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Microsoft Supercomputing

Cray Co-Founder Joins Microsoft 169

ergo98 writes "Burton Smith, co-founder and chief scientist at Cray (The Supercomputer Company), has jumped ship. He's joining Microsoft to help them with their clustered computer initiative. Burton joins Microsoft as a technical fellow."
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Cray Co-Founder Joins Microsoft

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  • Re:Irresistable (Score:3, Interesting)

    by in7ane (678796) on Saturday November 26, 2005 @11:34AM (#14118753)
    They were bought by SGI in 1996, then spun off and sold to somebody else, who then renamed themselves Cray once again - so Cray is indeed the supercomputer business. Somewhere along the way their not-so-super computer business was sold off to someone else. And no, it is more than name and reputation, they sell the Cray X1 and had some clustering product coming out, which could be hurt by this departure I guess.

    And that's some very interesting logic - if you are not no1, just give up.
  • by Nigel_Powers (880000) on Saturday November 26, 2005 @11:34AM (#14118755)
    Isn't Cray hardware and software completely proprietary? If so, no wonder MS is interested in teaming up with Burton Smith. However, as this article [slashdot.org] suggests, Linux is way ahead of the curve in this arena.

    Linux may not ever truly catch on in the desktop environment, but in high-end computing, it's a proven winner.
  • Re:Irresistable (Score:2, Interesting)

    by geoffrobinson (109879) on Saturday November 26, 2005 @11:39AM (#14118775) Homepage
    With all their cash, they can catch up in a big hurry. Also, with their market position they can bide their time. How long did it take NT/2000/XP to become somewhat respectable?
  • Re:Irresistable (Score:3, Interesting)

    by Frumious Wombat (845680) on Saturday November 26, 2005 @11:47AM (#14118801)
    I think that "not so super" product you're referring to was the Sparc-based system, which became the Starfire E10K. SGI/Cray couldn't make money on it, but Sun used it to eat their lunch.

    Like the old IBM, Microsoft is now big enough that various pieces are running their own projects, and it will be interesting to see how this plays out. Windows that seamlessly clusters, where you could just add machines transparently in a manner similar to a Condor flock, would be an interesting competitor. They may be a lumbering, http://www.eps.mcgill.ca/jargon/jargon.html#evil%2 0and%20rude/ [mcgill.ca] Evil and Rude corporation, but there are some really bright people in there working on more than Office.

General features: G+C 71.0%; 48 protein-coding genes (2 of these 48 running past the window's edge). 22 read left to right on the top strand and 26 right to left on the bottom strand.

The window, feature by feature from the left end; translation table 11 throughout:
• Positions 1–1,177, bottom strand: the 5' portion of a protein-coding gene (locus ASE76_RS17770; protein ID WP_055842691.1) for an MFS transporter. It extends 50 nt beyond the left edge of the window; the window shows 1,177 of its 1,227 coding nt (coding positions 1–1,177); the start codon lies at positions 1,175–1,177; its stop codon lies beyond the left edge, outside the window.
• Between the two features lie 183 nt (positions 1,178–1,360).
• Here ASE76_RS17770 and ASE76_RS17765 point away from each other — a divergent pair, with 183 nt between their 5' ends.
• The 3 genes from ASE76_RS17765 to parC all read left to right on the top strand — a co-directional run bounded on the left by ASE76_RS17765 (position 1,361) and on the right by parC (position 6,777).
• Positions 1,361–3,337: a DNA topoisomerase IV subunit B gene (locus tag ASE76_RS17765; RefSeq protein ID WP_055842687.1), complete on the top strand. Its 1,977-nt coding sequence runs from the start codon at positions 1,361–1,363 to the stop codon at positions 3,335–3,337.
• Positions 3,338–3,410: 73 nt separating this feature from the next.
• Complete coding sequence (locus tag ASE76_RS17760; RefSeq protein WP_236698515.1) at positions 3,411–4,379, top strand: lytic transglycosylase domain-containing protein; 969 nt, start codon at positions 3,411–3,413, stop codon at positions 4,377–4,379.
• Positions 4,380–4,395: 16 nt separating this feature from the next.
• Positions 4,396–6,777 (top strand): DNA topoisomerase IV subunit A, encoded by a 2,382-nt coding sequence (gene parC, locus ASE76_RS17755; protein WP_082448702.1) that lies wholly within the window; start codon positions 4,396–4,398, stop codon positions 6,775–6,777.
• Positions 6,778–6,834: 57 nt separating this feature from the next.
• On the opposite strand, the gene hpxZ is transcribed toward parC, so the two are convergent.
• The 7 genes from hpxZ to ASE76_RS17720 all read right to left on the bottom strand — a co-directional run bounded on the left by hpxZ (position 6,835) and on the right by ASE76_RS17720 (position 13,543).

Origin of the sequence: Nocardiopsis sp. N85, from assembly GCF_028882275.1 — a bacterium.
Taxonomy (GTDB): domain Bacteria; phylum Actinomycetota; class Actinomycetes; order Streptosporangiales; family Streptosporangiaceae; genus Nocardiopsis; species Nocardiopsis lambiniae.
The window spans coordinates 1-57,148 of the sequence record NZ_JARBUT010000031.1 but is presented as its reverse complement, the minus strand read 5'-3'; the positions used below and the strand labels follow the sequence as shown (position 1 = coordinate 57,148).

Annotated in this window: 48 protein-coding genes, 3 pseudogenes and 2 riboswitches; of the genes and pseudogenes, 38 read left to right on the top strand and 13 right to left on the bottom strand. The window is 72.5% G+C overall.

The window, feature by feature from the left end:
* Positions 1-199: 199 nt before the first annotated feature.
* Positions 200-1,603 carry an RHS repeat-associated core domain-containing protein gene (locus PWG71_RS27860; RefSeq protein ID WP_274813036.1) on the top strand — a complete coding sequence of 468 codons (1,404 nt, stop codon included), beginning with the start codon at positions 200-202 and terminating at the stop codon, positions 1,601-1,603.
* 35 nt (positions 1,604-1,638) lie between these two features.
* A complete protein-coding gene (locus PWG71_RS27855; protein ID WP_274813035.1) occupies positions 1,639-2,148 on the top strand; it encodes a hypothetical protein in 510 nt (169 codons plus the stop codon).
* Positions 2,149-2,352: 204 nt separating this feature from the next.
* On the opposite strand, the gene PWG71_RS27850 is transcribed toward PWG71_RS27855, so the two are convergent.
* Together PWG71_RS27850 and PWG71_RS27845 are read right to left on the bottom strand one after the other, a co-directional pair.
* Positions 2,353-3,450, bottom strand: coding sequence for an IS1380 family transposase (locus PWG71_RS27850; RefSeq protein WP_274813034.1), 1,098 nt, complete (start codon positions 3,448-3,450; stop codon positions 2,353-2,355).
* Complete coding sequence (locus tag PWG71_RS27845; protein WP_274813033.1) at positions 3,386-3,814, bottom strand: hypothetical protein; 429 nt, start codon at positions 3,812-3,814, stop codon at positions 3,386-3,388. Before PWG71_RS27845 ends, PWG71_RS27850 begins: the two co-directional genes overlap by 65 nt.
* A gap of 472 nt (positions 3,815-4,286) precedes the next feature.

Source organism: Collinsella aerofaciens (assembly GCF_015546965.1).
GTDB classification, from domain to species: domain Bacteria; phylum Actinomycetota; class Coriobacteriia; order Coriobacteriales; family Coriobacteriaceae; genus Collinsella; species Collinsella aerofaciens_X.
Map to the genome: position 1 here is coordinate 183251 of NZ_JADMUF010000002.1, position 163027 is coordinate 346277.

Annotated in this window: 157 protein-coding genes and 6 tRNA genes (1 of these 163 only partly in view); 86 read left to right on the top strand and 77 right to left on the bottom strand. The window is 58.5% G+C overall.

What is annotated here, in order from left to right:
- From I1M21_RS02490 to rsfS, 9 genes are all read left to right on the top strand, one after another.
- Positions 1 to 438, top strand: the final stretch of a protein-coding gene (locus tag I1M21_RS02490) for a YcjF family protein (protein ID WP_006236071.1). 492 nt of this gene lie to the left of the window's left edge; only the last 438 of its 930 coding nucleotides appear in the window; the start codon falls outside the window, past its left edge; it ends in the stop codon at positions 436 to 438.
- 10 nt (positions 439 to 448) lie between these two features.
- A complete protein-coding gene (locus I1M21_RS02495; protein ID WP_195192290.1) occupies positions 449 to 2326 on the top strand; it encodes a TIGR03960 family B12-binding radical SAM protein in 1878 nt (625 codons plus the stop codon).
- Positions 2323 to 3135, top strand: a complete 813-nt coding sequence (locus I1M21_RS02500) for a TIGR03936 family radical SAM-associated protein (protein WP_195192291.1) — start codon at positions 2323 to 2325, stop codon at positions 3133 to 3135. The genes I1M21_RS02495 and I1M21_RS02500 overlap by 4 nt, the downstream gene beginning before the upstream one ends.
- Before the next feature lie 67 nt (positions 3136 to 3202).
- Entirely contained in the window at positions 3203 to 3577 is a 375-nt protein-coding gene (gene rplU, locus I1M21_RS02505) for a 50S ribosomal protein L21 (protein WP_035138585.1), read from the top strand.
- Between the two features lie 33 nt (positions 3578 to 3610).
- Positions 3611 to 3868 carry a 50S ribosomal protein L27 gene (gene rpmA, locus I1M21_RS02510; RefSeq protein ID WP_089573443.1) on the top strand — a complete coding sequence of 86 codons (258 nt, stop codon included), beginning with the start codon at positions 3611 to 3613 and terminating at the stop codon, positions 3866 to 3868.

• by Anonymous Coward on Saturday November 26, 2005 @12:27PM (#14118962)
    I think it was a foregone conclusion that Smith would eventually leave Tera^H^H^H^HCray once they dropped the MTA as a product.

    Some people have acted as if Burton Smith is the second coming of Seymour Cray. To be blunt, I just don't see it. The MTA was Smith's baby, and by most accounts it was a failure. The first version of machine was based on gallium arsenide technology and was very problematic to manufacture; less than 5 were built. Tera bought Cray largely for their CMOS design experience because they wanted to convert the MTA from GaAs to CMOS, but even that wasn't enough to fix its performance problems. While the massive multithreading capability is cute in theory, the MTA architecture simply doesn't have enough memory bandwidth to handle the scientific codes that cause people to spend 7-8 figures on a supercomputer.

    It does seem weird that Burton would go to a software company like Microsoft, though. OTOH, Microsoft Research also employs Jim Gray and Gordon Bell...

  • Unix (Score:2, Interesting)

    by Dollyknot (216765) on Saturday November 26, 2005 @12:59PM (#14119080) Homepage
    Perhaps he is going to teach Billy boy Unix, the defacto clustering OS. It could be said, the internet is Unix based, Google is Unix, Apple is Unix, Amazon is Unix, I could go on - Beowolf anyone? 'Tiz a shame Billy boy did not complete his computer science education.

  • Re:Irresistable (Score:2, Interesting)

    by Analog Squirrel (547794) on Saturday November 26, 2005 @01:36PM (#14119239) Homepage
    I think the "current" incarnation of Cray started when they were bought by Tera Computing, whose primary contributions to supercomputing are in massivly multi-threaded computing. Not the wimpy hyperthread that intel has - 128 complete sets of registers per processing unit, data/control flow analysing compilers to automate the extraction of threads from a program, and a huge, proprietary flat (no cache) memory architecture to make sure that the processor always has instructions and data to compute with. I remember seeing Tera at the Supercomputing 1999 conference... and they've likely improved since then.
  • by mpg (220657) on Saturday November 26, 2005 @02:08PM (#14119386)
    Burton Smith responsible for architecture of the Tera MTA series and, much earlier, the Denelcor HEP -- both of which were ahead of their times technically but complete failures commercially. (Indeed, Tera Computer had significant financial problems and some corporate governance issues in the years leading up to the Cray purchase. I don't know the financials of Cray today, however.)

    Some thoughts, in no particular order:

    * The MTA and the HEP, together with Multiflow, represent the commercial roots of the multithreading (MT) work still going on in academia today. Note, however, that the "real" MT work is different by an order of magnitude from what we see in the threaded commericial chips emerging now from Intel, etc.